For those of you who haven’t taken my advice, you need to hook em on downtown to the Burton Theatre for a dose of filmic truth. I’ll be baking a cult film cake to celebrate The Burton’s 1st B Day this weekend, and all you assholes better be in attendance. To commemorate the milestone, The Burton will be featuring some gems from the past year’s lineup, gems like Bronson, Taxidermia, The Room, and Robocop, among other filmic treasures. If you are like me and you find yourself wishing that some local theater played the kind of awesome cinema that you just don’t find in the burbs, cinema that throbs with the illicit pulse of the pulpish, the cultish and the badassish, then The Burton is your kind of place. It seems to be that time again, that time when I remind all you cinephiles out there that if you live in Detroit, you are just minutes away from a filmic treasure trove.
Without further ado, the old refresher course of the amazing and singular experience of watching films at The Burton:
Metro Detroiters, if you’re like me, you regularly find yourself scanning the movie section of the newspaper, or scrolling down theater websites and saying to yourself “I wish there was something else out there to watch. Something strange. Something indie. Something that really cooks.” Well, look no further, because The Burton has heard your call, good reader. Armed with excellent proprietors, a perfectly fitting location (the old site of the Burton International Academy) and a uniquely surreal venue, The Burton Theatre is pleased to present Detroiters with genuine art house atmosphere and art house cinema. I remember my inaugural voyage like it was yesterday. As I pulled into the parking lot for the first time, I noticed a sign, festooned with Christmas lights, on a fence that read “Burton Theatre, Enter Here,” and an arrow pointing around the corner of a massive brick school. I made my way down the narrow path and around said corner, and happened upon another sign that beckoned me around yet another corner. I began to suspect that strange things were afoot at the Circle K, but as I navigated my way to the entrance, I found myself walking into the dark floored, white walled setting of various childhood night terrors (I mean that in every excellent way, of course). After purchasing my ticket from the small, barred, closet-like alcove that serves as a box office, I made my way up the stairs and into the auditorium, which is one of those wood floored, all-purpose rooms that all of use ate lunch in slash went to gym class in slash watched the school talent show in if we went to elementary school in southeast Michigan. As I sat down and waited for the show to start, I listened to others munch popcorn (that’s right, they have a concession stand) and chat, I realized just how lucky I am to have a theater in my town that not only loves the art of film as passionately as I do, but that seeks to excite others as well. So many other so called art theaters (I’m looking at you, Main and Maple) seem complacent in with their niche crowd of elderly cinephiles and college aged hipsters, but The Burton seems to quiver with excitement, as if founders Nate Faustyn, Jeff Else, Matt Kelson and David Allen still can’t believe that they get to do what they do. If you’re one of those weirdo, Russian animation loving, obscure doc watching (is he just describing himself, or making fun of me?) film geeks, come on down. But don’t worry, all you skinny jean clad, beard and sweater types, you’re invited, too. So are you, middle aged guys with Great White t shirts and sunglasses at night. But not you, lone drunk guy who chomps and spits popcorn out all over the place (please, just stay home). Everyone else, come on in. Have a seat in the auditorium, which is a frankensteined mash up of Detroit’s artistic, architectural and aesthetic history (those light fixtures came from a church). Follow the creepy trail that leads to the men’s room for a game of pool whilst you relieve yourself. Yes, there’s a pool table in there. Just make sure you’re back in time for the righteous trailer reel.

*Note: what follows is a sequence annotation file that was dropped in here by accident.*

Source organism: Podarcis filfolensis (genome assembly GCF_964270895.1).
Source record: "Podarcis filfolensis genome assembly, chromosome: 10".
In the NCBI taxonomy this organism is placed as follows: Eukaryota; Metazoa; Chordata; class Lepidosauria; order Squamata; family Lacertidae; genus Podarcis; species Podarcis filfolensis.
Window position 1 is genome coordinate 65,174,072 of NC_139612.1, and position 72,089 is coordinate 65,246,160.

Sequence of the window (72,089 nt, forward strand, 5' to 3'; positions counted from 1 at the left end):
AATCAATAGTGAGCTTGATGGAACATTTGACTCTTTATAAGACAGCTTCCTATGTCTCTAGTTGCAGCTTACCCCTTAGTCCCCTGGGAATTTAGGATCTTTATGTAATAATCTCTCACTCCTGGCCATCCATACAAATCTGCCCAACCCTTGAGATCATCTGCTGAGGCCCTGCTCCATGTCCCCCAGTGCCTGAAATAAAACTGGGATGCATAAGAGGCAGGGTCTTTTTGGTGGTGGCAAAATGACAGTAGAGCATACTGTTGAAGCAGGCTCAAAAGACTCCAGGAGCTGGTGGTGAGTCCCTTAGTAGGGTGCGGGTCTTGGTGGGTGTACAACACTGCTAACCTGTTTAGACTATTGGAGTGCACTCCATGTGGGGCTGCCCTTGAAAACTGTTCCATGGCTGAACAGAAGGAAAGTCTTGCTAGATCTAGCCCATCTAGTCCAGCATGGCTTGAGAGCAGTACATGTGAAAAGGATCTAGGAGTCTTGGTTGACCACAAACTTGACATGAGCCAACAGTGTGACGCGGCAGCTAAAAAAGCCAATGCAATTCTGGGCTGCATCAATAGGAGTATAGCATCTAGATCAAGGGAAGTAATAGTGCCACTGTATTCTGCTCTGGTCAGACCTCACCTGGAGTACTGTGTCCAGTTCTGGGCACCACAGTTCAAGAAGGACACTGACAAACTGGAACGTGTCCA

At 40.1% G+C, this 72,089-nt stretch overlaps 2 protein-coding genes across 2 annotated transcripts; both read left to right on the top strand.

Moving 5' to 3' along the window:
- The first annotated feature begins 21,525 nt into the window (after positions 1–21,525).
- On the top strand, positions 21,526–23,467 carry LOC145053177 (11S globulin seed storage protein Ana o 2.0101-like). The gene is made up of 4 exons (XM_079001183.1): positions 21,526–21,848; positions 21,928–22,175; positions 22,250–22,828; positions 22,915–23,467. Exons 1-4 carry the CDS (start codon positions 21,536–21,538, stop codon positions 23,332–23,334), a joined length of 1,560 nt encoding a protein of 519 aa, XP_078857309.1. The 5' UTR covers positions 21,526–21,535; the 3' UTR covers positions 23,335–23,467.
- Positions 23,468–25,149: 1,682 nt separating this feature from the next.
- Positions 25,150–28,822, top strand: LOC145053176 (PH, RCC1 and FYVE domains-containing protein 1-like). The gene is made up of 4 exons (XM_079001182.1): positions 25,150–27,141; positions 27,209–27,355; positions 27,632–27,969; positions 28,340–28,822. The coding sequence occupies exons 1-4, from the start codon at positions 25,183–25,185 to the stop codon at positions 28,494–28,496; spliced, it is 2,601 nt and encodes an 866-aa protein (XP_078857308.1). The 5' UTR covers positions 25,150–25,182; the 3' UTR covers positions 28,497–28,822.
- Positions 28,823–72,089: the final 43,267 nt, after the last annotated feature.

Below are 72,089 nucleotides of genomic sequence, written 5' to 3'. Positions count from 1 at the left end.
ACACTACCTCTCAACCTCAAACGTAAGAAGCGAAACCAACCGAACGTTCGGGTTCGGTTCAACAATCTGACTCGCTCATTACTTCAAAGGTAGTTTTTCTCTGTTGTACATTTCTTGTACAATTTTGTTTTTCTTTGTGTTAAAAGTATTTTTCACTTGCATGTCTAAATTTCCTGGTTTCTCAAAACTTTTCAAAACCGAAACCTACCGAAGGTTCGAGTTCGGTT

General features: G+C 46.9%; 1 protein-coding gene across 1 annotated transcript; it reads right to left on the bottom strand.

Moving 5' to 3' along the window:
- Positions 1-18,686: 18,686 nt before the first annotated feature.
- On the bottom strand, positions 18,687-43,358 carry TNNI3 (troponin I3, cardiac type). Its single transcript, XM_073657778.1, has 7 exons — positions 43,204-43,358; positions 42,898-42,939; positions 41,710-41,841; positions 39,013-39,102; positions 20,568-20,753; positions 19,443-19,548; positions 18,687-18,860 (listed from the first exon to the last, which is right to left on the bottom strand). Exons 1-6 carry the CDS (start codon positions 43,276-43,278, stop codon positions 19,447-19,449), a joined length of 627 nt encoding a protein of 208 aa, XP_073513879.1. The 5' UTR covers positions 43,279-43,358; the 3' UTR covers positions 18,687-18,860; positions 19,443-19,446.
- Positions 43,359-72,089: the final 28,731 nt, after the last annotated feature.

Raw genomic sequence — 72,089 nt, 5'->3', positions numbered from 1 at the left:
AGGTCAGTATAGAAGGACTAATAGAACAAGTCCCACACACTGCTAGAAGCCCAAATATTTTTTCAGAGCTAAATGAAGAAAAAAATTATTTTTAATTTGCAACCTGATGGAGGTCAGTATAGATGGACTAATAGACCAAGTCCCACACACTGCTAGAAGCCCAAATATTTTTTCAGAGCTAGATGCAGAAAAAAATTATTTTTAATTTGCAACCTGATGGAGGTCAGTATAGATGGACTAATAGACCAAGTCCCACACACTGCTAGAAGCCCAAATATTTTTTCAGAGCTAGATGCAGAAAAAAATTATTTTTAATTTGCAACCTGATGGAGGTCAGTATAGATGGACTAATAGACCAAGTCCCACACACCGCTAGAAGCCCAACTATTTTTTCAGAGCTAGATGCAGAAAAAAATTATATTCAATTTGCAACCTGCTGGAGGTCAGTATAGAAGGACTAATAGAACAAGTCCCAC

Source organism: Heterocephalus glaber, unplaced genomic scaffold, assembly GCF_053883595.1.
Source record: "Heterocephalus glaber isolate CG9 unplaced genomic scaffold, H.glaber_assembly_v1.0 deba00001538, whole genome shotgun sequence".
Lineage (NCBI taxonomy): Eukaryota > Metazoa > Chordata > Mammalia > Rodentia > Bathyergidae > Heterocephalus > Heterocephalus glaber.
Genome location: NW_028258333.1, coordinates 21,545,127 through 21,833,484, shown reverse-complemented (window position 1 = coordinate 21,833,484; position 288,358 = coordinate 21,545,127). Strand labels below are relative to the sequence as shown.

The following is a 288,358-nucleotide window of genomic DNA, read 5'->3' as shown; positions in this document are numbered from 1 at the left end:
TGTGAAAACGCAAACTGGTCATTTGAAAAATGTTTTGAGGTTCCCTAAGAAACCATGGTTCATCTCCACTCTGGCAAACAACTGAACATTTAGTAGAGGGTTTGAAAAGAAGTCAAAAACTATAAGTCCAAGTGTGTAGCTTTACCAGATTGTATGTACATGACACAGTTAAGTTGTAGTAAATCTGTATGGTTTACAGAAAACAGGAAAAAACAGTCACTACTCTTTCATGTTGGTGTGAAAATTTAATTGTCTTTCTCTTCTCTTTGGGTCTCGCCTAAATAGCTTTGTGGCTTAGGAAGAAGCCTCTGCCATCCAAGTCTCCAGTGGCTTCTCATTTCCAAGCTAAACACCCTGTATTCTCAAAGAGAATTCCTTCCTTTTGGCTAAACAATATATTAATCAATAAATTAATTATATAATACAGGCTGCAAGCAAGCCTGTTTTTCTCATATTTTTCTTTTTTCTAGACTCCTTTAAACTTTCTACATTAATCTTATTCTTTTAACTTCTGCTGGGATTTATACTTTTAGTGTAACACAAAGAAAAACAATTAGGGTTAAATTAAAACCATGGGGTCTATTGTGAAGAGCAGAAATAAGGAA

In addition to showing excellently independent cinema, simply experiencing The Burton is a conversation topic in itself, a true filmic experience that only works to reinforce the magic, the energy, and the joy of film.
The Burton features ample, lit parking adjacent to the building itself, and very reasonable prices to indulge in its wares. The lineup belies the owners’ true favorites; horror and classic exploitation films, but rest assured, there really is something for everyone. Located on Cass Avenue in the Cass corridor, The Burton is a tremendous asset for all you film nuts out there. Please, support your local film lovers.